Reviews I've read many books about low-carbohydrate regimens, from Atkins to Eades to the long-out-of-print Stillman. This book doesn't really add any new ideas to what's already been written on the subject, but if you're at all interested in the science of restricting carbohydrates, you should get a copy of this book. What sets Taubes' book apart is the combination of compassionate tone and exhaustive scientific information. He provides overwhelming evidence that obesity is not caused by gluttony, lack of exercise, or "more calories in than out." Yes, this is very counterintuitive, but before you dismiss it, you must review the literally hundreds of years' worth of evidence -- Taubes cites authors from the 1700s through present-day researchers. Gary Taubes has written a crucial work that shatters the view that obesity is a weakness or a moral failing, or that the overweight deserve condemnation. Instead, he puts weight regulation where it belongs, in the realm of science, not moral judgement. The evidence that excess weight is caused by a complicated combination of hormonal and genetic factors has been there for a long time. So has the evidence that the simplistic tactic of restricting fat and reducing calories is usually ineffective and sometimes dangerous to health. Low-fat, low-calorie diets were not considered beneficial until recently; Taubes explains how public health opinion shifted radically in the 1970s and 1980s, bringing about the "low-fat" fads of that era. And he reviews the evidence that such regimens caused more obesity and health problems than ever before. Taubes does provide a simple low-carb regimen for weight loss. It is very similar to the classic Atkins diet, which he freely acknowledges. For most people, this diet will be enough to guide them through a thoughtful trial of healthful low-carbohydrate eating. If you are looking for more thorough information on how to follow a low-carbohydrate diet, you may want to pick up a used copy of one of the Atkins books. If you are looking for actual scientific proof that carbohydrate restriction is the way to go, please check out this excellent book.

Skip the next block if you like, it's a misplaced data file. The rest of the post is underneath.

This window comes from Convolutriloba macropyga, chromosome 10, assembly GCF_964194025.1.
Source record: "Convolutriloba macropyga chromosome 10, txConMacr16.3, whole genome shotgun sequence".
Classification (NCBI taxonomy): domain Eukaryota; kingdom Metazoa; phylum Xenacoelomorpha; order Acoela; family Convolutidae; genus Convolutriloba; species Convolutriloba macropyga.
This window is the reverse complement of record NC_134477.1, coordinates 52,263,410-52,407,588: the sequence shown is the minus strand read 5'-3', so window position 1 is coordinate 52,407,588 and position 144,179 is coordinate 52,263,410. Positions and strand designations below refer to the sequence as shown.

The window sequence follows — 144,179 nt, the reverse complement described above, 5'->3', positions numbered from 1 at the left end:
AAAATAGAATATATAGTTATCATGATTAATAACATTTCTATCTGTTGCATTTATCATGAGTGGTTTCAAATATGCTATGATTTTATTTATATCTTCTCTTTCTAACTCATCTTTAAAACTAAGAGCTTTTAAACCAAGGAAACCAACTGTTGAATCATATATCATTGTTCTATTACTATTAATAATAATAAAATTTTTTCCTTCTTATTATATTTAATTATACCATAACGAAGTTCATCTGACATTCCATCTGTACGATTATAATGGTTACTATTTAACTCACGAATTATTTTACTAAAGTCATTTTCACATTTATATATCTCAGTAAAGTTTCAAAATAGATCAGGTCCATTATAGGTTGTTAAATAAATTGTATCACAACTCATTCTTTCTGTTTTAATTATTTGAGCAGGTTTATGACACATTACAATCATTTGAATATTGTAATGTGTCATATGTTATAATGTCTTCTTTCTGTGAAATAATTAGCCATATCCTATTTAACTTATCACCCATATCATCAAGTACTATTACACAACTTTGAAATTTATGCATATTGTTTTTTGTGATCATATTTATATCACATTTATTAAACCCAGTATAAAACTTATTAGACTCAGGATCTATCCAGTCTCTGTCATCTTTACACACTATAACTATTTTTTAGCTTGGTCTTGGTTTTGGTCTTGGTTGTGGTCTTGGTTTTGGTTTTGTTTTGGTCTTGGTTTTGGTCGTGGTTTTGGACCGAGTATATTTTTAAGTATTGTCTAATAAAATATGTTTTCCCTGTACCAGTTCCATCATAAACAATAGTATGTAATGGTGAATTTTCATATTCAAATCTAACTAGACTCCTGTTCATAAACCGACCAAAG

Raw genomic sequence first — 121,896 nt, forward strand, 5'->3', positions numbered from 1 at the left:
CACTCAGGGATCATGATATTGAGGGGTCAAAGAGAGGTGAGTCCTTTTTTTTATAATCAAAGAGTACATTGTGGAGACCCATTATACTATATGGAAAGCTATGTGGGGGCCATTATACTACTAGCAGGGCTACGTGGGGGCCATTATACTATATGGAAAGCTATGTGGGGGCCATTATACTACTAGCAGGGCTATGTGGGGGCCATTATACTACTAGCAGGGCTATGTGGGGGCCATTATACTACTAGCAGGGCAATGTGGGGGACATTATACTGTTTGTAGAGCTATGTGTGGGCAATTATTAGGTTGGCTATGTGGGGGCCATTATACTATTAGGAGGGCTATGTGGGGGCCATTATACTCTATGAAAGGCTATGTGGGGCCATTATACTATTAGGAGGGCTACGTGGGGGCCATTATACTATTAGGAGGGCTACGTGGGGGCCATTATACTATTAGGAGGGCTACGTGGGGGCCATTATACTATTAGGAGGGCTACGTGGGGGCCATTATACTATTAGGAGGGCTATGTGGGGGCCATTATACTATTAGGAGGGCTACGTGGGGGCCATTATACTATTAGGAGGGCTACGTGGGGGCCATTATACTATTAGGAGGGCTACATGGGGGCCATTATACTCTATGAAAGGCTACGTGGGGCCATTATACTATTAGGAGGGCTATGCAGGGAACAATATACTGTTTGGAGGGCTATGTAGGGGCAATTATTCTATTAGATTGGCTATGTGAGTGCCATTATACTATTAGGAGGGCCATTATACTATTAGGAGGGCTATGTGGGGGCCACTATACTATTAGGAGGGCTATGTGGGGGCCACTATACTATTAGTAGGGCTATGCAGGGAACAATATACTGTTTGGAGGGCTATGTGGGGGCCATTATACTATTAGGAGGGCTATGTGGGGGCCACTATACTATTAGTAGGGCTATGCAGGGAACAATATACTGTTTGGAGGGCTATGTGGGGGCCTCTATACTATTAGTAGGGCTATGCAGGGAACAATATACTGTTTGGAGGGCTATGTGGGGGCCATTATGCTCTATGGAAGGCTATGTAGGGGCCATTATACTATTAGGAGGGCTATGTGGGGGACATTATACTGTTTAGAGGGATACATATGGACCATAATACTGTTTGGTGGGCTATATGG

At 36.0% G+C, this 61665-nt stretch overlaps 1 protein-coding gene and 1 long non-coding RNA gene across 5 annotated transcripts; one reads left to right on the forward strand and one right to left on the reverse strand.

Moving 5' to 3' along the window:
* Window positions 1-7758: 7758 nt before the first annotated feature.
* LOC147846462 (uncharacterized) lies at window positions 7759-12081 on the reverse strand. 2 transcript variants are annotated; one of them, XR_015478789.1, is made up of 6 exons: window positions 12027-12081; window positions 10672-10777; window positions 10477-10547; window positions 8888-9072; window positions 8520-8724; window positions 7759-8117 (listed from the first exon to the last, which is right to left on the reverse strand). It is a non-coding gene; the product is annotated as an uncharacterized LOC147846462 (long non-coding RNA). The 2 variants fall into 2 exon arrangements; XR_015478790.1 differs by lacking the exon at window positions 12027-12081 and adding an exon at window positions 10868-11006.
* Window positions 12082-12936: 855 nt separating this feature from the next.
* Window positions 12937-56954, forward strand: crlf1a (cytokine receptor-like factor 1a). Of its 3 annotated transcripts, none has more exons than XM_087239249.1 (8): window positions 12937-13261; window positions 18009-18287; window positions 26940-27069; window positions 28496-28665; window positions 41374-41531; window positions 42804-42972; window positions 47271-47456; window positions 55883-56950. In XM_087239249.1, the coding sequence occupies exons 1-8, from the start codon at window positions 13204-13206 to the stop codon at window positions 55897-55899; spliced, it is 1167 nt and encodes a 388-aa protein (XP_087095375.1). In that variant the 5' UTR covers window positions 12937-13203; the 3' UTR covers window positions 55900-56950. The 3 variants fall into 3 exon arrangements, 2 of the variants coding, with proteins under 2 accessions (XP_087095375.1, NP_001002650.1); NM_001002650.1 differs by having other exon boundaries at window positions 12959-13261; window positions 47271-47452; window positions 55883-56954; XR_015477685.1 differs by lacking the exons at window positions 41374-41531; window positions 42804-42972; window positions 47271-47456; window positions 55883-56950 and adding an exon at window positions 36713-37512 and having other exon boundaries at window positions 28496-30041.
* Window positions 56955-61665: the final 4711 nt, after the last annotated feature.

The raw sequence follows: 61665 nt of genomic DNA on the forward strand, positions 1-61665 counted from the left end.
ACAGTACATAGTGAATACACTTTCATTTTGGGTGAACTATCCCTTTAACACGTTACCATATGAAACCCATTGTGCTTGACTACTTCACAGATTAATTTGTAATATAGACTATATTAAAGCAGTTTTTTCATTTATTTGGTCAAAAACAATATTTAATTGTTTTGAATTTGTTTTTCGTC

When I was deployed to Afghanistan, I lost 20 pounds after I quit eating that extra dinner roll or bread at lunch and dinner. I knew keeping the weight off after I redeployed would be hard. My concern led me to "Why We Get Fat." I wanted hard scientific data to back what the paleo or primal diet authors claimed. I had a hard time believing something so contrary to everything I had been told about what constitutes a healthy diet and lifestyle. "Why We Get Fat" empowered me to truly to decide. I say truly because conventional wisdom ignores data from scientists studying metabolism, metabolic disorders and diabetes.